# Please could you explain how sin(x) + cos(x) = sqrt(2)sin(x+45)? I understand how you get sqrt(2) through sin(x)cos(45)+cos(x)sin(45). But I don’t. Understand how you end up with sin(x+45) or sin(x+π/4) depending on how you see it. Thanks a lot

May 13, 2018

$\sin x + \cos x = \sin x + \sin \left(90 - x\right)$
Use trig identity:
$\sin a + \sin b = 2 \sin \left(\frac{a + b}{2}\right) \cos \left(\frac{a - b}{2}\right)$
In this case:
$\sin \left(\frac{a + b}{2}\right) = \sin \left(45\right) = \frac{\sqrt{2}}{2}$
$\cos \left(\frac{a - b}{2}\right) = \cos \left(45 - x\right) = \sin \left(90 - \left(45 - x\right)\right) = \sin \left(x + 45\right)$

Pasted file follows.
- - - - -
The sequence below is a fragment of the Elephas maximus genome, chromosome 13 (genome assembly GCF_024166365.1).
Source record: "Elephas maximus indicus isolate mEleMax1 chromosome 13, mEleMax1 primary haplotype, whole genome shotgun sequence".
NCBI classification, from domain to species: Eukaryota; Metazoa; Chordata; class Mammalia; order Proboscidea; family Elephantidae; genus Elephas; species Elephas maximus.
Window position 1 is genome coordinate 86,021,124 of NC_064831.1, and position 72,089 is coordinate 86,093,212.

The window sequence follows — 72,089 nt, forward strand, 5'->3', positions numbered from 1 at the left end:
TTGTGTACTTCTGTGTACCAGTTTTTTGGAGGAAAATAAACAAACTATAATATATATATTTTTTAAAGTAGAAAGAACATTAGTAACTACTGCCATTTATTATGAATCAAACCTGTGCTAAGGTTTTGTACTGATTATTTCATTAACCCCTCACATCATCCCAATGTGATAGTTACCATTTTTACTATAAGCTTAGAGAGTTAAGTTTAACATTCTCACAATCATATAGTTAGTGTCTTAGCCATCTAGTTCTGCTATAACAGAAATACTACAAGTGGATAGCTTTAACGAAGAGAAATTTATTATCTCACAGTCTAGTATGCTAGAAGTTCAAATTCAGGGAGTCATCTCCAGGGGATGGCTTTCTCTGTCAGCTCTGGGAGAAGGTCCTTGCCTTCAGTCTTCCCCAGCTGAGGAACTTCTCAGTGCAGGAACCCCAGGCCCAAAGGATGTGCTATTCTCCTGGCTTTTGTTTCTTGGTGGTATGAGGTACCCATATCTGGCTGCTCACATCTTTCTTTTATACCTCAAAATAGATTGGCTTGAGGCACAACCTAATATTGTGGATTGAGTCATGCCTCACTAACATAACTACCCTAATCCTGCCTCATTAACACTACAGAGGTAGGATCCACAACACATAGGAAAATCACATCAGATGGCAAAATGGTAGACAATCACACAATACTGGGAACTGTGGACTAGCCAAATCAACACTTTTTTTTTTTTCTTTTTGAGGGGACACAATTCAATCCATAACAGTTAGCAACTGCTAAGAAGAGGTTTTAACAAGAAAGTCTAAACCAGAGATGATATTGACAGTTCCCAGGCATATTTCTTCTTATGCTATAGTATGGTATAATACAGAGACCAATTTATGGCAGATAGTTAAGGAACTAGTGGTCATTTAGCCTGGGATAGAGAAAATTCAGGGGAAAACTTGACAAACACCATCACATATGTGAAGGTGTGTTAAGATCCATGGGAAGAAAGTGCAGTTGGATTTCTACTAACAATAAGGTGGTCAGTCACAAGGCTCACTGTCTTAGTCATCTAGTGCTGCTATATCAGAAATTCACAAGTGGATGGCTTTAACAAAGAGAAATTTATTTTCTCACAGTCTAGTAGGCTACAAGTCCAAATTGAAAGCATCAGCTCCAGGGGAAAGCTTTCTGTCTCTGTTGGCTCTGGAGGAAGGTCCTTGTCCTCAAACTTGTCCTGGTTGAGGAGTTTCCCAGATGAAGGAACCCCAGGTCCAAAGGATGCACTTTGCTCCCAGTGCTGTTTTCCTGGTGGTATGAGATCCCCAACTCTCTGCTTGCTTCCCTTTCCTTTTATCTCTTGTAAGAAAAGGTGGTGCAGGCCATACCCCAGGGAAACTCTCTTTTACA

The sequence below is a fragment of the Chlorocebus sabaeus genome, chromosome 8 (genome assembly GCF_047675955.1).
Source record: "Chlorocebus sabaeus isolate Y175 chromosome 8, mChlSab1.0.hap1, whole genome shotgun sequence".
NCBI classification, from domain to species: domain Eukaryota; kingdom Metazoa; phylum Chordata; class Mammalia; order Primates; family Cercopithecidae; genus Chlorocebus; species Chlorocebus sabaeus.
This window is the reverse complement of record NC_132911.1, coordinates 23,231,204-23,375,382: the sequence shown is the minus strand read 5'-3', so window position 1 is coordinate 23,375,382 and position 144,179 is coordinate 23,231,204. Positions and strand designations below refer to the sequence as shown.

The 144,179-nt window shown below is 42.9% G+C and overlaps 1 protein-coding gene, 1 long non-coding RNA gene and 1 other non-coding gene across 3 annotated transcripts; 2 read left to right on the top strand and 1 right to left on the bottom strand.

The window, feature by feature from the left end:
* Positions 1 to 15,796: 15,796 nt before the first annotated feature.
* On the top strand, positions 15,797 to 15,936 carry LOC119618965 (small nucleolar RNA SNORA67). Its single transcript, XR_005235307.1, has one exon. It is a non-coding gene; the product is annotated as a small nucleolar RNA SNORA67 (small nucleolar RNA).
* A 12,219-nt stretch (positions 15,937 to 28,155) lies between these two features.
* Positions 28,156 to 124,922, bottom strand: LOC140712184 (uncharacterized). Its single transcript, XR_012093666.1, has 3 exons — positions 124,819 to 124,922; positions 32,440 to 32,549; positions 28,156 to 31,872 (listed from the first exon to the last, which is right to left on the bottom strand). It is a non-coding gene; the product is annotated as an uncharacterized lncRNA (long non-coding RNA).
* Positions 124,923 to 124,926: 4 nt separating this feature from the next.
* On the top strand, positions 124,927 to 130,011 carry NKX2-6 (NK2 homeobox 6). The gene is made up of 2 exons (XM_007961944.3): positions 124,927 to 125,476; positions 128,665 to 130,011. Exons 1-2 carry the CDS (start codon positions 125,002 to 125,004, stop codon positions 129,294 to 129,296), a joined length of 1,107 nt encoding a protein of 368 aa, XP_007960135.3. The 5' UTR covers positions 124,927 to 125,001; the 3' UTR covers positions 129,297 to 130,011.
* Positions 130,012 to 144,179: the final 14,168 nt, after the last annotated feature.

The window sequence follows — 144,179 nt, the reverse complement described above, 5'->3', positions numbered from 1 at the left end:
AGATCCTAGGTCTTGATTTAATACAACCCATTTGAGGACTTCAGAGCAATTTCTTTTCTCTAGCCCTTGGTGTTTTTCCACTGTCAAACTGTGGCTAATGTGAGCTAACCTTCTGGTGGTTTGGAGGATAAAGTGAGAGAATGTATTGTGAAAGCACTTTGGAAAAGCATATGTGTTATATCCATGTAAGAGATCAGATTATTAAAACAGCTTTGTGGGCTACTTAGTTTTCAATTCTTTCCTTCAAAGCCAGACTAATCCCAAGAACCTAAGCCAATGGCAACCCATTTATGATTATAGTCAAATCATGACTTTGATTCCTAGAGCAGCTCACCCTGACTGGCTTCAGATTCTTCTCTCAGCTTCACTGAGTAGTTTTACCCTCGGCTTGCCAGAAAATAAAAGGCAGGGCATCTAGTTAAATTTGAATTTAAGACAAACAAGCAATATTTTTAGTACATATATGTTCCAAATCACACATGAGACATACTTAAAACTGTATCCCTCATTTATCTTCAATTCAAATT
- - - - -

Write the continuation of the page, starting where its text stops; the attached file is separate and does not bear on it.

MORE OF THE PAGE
Therefor,
$\sin x + \cos x = \sqrt{2} \sin \left(x + 45\right)$

Phase shift.

#### Explanation:

The sine and cosine are two facets of the same function, and morph into each other when you apply a "phase shift": by the addition formula
sin(x+ϕ)=sin(x)cos(ϕ)+cos(x)sin(ϕ),
A shifted sine is a linear combination of a sine and a cosine. For specific values of the shift, one of the terms vanishes. For example,
sin(x+π/2)=cos(x).
Likewise, For π/4, the terms get the same amplitude,
sin(x+π/4)=1/sqrt (2)(sin(x)+cos(x)).